By Jim Miles
(Bibi – The Turbulent Life and Times of Benjamin Netanyahu. Anshell Pfeffer. Signal/McClelland & Stewart, Penguin Random House, Toronto, 2018.)
This morning I read online the current problems Benjamin Netanyahu is having within the Knesset and within his own political party,
“Now, Netanyahu’s once stable coalition is hanging by a thread, with the support of only 61 members in the Knesset. This means that the coalition’s once comfortable majority is now dependent on a single MK. One wrong move and Netanyahu could find himself forced into snap elections, a choice that, at least for now, he dreads.” [“Netanyahu’s Predicament: The Era of Easy Wars is over.” Ramzy Baroud. Palestine Chronicle, November 28, 2018.]
How appropriate, as after reading Bibi – The Turbulent Life and Times of Benjamin Netanyahu by Anshell Pfeffer, it is very much in line with how the rest of his political career has progressed – hanging on by a thread, short elections cycles, scandals of different sorts orbiting around him, coalition partners deserting him. Nothing new.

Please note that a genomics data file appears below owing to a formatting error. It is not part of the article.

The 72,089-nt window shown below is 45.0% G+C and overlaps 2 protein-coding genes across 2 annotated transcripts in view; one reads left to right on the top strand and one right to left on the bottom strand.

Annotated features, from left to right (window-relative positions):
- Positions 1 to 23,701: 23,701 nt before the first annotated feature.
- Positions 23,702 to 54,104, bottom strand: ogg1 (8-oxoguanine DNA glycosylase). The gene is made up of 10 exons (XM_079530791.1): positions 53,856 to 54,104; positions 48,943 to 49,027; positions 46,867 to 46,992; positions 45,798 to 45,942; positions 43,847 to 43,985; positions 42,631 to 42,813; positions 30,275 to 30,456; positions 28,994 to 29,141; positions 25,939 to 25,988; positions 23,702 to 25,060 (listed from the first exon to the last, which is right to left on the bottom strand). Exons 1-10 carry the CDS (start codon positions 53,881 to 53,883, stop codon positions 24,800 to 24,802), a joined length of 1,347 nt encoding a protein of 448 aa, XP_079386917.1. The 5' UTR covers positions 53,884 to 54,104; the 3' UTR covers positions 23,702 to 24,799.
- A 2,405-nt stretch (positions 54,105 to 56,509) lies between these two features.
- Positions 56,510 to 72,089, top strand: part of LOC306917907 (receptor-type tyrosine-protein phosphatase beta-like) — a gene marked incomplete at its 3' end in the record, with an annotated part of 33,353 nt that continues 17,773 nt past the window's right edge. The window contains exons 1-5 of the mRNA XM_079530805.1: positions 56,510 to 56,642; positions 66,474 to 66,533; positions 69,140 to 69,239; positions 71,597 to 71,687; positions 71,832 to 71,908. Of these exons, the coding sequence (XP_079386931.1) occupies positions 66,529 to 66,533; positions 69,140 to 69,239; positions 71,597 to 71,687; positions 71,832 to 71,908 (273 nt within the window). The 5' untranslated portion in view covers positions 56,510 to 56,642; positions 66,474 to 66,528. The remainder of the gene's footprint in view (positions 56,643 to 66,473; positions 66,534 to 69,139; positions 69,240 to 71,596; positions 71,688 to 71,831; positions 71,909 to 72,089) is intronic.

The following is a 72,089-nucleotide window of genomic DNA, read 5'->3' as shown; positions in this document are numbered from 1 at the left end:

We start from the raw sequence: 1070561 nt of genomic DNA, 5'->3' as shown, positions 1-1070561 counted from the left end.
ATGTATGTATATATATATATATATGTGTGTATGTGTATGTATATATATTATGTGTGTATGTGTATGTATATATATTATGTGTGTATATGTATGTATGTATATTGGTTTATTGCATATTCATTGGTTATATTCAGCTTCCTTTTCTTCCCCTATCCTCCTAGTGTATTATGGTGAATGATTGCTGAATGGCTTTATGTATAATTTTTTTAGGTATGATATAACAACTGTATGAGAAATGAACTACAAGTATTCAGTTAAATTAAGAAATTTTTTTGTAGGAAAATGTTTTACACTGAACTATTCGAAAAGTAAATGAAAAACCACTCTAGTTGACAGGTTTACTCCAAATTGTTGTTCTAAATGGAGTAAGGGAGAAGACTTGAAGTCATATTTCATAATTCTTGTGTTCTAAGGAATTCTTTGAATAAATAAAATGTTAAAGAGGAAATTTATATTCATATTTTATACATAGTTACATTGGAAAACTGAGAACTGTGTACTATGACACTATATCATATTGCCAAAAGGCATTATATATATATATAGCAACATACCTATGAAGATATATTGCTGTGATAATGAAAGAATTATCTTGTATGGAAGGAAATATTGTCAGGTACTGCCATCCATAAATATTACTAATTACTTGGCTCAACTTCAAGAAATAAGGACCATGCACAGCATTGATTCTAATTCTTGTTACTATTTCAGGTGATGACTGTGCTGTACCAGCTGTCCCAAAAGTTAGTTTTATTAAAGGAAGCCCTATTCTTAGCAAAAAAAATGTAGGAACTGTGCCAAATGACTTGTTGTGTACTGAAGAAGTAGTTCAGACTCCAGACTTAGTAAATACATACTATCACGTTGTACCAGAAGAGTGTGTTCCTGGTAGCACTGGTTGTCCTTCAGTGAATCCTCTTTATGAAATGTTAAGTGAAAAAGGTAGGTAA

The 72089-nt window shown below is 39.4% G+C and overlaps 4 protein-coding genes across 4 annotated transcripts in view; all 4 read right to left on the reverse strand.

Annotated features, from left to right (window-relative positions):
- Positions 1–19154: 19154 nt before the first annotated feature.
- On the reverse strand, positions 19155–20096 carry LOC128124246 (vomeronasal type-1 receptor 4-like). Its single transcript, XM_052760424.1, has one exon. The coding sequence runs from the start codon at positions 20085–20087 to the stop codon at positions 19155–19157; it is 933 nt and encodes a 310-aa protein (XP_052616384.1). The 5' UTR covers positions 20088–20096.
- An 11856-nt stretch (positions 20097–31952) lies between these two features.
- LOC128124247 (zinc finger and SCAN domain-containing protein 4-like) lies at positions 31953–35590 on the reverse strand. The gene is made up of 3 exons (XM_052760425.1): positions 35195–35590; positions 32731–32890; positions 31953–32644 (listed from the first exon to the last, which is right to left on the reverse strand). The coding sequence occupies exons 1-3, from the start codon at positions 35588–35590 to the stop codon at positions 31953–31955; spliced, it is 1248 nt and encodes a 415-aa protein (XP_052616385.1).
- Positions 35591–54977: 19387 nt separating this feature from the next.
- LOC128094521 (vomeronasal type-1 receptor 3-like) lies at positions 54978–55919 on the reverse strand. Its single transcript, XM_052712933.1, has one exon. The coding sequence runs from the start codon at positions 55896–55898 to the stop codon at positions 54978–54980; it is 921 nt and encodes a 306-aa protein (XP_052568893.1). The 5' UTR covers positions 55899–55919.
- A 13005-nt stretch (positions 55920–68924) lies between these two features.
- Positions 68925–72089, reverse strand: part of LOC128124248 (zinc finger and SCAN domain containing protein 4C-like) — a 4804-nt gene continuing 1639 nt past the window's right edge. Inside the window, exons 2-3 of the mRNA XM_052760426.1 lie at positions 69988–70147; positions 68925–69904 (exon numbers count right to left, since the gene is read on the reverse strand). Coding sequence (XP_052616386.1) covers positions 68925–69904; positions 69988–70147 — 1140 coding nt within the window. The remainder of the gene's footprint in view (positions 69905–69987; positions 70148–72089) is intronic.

Pfeffer’s work is an interesting read on Israeli political history, restricted in its comments about the Palestinian situation or concepts about Palestine, except for a noteworthy ongoing reiteration on Palestine that I will explore later. It has some faults with certain narrative aspects of its history – again more later – but overall it appears to be a fairly complete analysis of Netanyahu’s life and times.
Unfortunately it starts with one of those faults, the idea that “before then  the Arabs living there had not factored into Zionist thinking.” Except that it had, and one of the critical political ideologues/philosophers of early Zionism, Ze’ev Jabotinsky, who plays an important role in the political ideas of Netanyahu and throughout this history, recognized both the existence of the Arabs and the need for force for Jewish settlement: